In my opinion, anyone with the necessary means and desire can do this with his or her family, regardless of musical talent. I’m not exceptionally gifted musically, and neither are most of my children. It all seemed to kind of start by accident, really. When she was 7, my oldest daughter met Kara Barnard in Nashville, IN and decided she wanted to learn to play the banjo. And since I had to drive her to these lessons, I decided to also take a lesson on the guitar while I was there. After about 6 months of this, practicing together at home, some of my other children saw how much fun we were having, and they wanted to be a part of it too. They also wanted to experience the special bond their sister and I seemed to share. So, they started taking lessons with us at Kara's, and it became a fun activity for the whole family, and it wasn’t long before their grandparents offered to contribute by helping us upgrade their instruments! Of course, it helped that we didn’t watch TV, play video games, or spend inordinate amounts of time on the internet. You might say we were sufficiently bored? All of our children began taking lessons when they expressed interest and seemed ready, between the ages of 4-7.  

       Eventually, we found Timothy Nutter, a great local bluegrass instructor (originally from West Virginia) who was willing to work with all of us, and we started taking lessons from him as a family each week (including my wife and I) on the banjo, fiddle, mandolin, bass, dobro, mountain dulcimer, and guitar. And through daily practice, perseverance, and hard work, we slowly improved every week. Starting a family bluegrass band wasn’t the dream we had in mind at all in the beginning. It just happened!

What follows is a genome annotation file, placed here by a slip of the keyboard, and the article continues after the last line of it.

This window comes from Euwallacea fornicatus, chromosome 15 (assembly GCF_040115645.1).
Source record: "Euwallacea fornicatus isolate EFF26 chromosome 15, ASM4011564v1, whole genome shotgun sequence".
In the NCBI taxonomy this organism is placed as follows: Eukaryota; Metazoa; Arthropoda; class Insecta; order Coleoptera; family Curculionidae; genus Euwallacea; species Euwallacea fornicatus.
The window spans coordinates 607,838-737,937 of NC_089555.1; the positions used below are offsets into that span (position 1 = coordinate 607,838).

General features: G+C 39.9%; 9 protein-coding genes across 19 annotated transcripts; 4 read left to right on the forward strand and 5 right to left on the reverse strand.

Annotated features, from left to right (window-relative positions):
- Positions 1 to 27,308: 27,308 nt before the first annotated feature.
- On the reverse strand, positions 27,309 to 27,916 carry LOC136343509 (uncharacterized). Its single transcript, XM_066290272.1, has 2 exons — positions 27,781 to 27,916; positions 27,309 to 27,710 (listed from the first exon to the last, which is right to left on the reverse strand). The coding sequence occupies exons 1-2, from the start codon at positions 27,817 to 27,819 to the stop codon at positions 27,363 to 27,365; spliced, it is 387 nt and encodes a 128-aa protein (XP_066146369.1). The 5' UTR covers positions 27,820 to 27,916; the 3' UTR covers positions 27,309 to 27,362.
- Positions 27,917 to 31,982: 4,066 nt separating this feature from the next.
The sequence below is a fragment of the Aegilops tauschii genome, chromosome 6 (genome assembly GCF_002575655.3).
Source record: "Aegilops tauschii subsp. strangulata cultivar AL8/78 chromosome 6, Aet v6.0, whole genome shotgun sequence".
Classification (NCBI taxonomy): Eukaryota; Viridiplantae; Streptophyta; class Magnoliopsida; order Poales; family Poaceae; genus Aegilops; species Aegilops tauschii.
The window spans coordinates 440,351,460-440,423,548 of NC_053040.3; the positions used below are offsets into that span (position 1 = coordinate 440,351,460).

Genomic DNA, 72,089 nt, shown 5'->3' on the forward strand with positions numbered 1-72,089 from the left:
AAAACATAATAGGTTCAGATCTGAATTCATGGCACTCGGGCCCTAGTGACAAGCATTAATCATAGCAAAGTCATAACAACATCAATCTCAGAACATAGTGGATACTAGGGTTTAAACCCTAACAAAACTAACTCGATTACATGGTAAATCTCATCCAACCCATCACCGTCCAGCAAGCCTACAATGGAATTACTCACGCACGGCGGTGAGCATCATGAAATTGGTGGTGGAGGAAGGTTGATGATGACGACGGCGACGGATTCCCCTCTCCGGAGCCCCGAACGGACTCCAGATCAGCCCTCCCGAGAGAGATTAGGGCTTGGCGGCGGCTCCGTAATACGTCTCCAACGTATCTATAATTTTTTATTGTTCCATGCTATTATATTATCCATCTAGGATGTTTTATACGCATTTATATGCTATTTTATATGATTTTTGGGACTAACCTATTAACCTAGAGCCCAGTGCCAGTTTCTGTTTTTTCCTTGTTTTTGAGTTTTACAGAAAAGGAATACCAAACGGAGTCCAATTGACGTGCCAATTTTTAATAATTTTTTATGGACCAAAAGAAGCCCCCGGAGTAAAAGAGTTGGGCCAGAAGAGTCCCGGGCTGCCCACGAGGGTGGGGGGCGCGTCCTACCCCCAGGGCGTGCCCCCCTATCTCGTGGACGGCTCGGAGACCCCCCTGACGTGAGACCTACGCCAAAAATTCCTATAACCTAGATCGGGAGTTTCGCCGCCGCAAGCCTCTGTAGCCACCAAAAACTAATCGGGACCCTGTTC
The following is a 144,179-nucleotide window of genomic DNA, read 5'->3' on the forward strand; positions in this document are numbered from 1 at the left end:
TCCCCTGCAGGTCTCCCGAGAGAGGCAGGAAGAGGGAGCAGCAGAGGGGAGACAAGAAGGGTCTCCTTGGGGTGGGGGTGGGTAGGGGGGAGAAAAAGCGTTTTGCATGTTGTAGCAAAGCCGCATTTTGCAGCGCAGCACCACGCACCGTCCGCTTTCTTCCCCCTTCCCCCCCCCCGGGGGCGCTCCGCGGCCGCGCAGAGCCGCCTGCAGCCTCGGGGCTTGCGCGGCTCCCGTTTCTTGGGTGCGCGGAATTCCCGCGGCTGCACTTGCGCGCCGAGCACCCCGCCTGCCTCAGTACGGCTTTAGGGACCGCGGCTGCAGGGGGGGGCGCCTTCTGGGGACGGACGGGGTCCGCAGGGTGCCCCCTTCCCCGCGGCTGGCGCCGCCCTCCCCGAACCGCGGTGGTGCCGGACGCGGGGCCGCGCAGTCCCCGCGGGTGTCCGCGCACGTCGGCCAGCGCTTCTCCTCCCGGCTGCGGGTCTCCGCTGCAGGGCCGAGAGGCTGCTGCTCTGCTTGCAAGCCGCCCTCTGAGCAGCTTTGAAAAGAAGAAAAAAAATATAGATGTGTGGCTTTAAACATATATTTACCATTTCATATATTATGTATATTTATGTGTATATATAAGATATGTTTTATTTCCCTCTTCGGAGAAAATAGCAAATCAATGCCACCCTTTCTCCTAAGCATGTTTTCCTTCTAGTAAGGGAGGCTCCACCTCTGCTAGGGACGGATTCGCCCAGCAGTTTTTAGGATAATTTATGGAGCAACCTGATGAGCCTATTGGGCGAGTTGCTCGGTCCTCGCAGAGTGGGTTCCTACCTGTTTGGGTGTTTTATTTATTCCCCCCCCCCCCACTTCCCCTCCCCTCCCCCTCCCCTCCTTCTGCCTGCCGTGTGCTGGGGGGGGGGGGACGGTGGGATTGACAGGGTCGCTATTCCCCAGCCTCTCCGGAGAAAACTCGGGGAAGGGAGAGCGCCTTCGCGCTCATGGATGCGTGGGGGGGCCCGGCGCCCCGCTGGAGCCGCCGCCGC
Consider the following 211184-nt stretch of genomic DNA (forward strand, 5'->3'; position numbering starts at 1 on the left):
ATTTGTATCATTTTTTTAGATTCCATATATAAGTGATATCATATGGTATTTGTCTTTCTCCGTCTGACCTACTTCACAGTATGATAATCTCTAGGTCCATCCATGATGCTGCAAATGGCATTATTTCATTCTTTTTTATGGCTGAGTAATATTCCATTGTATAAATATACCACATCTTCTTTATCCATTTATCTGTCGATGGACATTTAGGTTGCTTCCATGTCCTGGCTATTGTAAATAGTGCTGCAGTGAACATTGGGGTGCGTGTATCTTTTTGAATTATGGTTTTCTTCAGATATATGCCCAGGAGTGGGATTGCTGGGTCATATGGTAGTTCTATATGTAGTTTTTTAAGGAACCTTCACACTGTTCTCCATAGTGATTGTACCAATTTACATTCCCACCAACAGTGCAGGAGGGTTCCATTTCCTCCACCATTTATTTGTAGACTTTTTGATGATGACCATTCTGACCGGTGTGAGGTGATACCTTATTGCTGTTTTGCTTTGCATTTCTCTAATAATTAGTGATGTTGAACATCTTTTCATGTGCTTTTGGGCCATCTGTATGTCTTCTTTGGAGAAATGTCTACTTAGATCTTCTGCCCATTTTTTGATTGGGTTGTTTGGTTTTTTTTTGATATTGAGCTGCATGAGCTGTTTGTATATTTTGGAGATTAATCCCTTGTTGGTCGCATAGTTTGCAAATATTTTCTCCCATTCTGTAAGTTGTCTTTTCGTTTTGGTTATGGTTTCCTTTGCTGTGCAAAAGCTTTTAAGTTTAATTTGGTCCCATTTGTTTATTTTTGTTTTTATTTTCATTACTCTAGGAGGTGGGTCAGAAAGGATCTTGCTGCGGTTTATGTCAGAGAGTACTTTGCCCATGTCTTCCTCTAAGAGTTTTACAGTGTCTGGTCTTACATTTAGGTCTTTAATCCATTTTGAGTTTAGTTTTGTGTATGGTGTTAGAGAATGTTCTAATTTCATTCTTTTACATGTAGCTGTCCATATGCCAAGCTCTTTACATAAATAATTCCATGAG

One of the great advantages, I think, of taking family lessons and studying music of the same genre (as opposed to an individualized study) is that we all learn the same songs at the same time, each according to our various abilities. This allows us to play the songs as a group, which really reinforces the effort we put into it, and encourages us to master the music and our instruments in general. Always having someone else to play with seems to make the study of music alot more fun!

       I think it’s important to note that we allowed our children to decide which instruments they wanted to learn and they have always chosen to play them with total and complete freedom. We make it a point to stress freedom in this regard, almost every week. And we have never forced them to attend a single lesson. We do, however, make it very clear that if we pay for them to take lessons, they are obligated to practice every day.  

       Today, the music we play as a family gives us and our children an alternative to the popular culture. It also fosters friendly intimacy with those we play for. Friends become better friends. Strangers occasionally come up to us with tears in their eyes. And when we play on the public stage, I think many people are often able to recognize and share the joy and gifts that a large family has to offer. There is also a multi-generational and underground culture attributed and attached to this music, which we are easily able to plug into and enjoy. My children’s bluegrass music has also proven to be an incredible gift for the forgotten souls in our local nursing homes. They freely give to them something they have worked very hard to attain.   

       Our work as bluegrass musicians, like any honest work, is a gift we can offer to God and to others. Ultimately, it has the potential to lead us and those around us to God. My goal is to teach my children to become an instrument holding an instrument every time we play.  And my personal dream is to someday play bluegrass music for the Pope!